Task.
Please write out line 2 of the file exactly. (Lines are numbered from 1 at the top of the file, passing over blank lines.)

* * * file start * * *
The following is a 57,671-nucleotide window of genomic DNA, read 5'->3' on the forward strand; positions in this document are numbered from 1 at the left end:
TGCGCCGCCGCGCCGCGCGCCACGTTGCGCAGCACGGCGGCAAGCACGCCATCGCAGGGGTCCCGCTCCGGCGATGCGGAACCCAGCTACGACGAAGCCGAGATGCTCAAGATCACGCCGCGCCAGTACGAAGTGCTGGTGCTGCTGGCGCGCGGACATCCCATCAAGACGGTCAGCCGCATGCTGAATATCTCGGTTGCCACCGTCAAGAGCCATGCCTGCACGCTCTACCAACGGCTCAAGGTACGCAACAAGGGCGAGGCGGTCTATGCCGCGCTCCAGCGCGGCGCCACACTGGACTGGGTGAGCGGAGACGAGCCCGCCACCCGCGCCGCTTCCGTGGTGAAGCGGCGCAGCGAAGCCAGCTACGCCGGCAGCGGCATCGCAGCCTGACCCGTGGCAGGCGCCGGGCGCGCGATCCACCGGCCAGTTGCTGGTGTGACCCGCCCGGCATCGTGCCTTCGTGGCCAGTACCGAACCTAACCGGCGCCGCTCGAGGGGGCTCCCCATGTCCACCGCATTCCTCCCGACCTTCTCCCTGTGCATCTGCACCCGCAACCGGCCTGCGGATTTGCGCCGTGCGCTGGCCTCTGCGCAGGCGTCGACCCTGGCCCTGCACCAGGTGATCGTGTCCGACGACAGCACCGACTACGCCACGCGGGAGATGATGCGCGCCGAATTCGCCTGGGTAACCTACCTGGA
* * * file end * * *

TGCGCCGCCGCGCCGCGCGCCACGTTGCGCAGCACGGCGGCAAGCACGCCATCGCAGGGGTCCCGCTCCGGCGATGCGGAACCCAGCTACGACGAAGCCGAGATGCTCAAGATCACGCCGCGCCAGTACGAAGTGCTGGTGCTGCTGGCGCGCGGACATCCCATCAAGACGGTCAGCCGCATGCTGAATATCTCGGTTGCCACCGTCAAGAGCCATGCCTGCACGCTCTACCAACGGCTCAAGGTACGCAACAAGGGCGAGGCGGTCTATGCCGCGCTCCAGCGCGGCGCCACACTGGACTGGGTGAGCGGAGACGAGCCCGCCACCCGCGCCGCTTCCGTGGTGAAGCGGCGCAGCGAAGCCAGCTACGCCGGCAGCGGCATCGCAGCCTGACCCGTGGCAGGCGCCGGGCGCGCGATCCACCGGCCAGTTGCTGGTGTGACCCGCCCGGCATCGTGCCTTCGTGGCCAGTACCGAACCTAACCGGCGCCGCTCGAGGGGGCTCCCCATGTCCACCGCATTCCTCCCGACCTTCTCCCTGTGCATCTGCACCCGCAACCGGCCTGCGGATTTGCGCCGTGCGCTGGCCTCTGCGCAGGCGTCGACCCTGGCCCTGCACCAGGTGATCGTGTCCGACGACAGCACCGACTACGCCACGCGGGAGATGATGCGCGCCGAATTCGCCTGGGTAACCTACCTGGA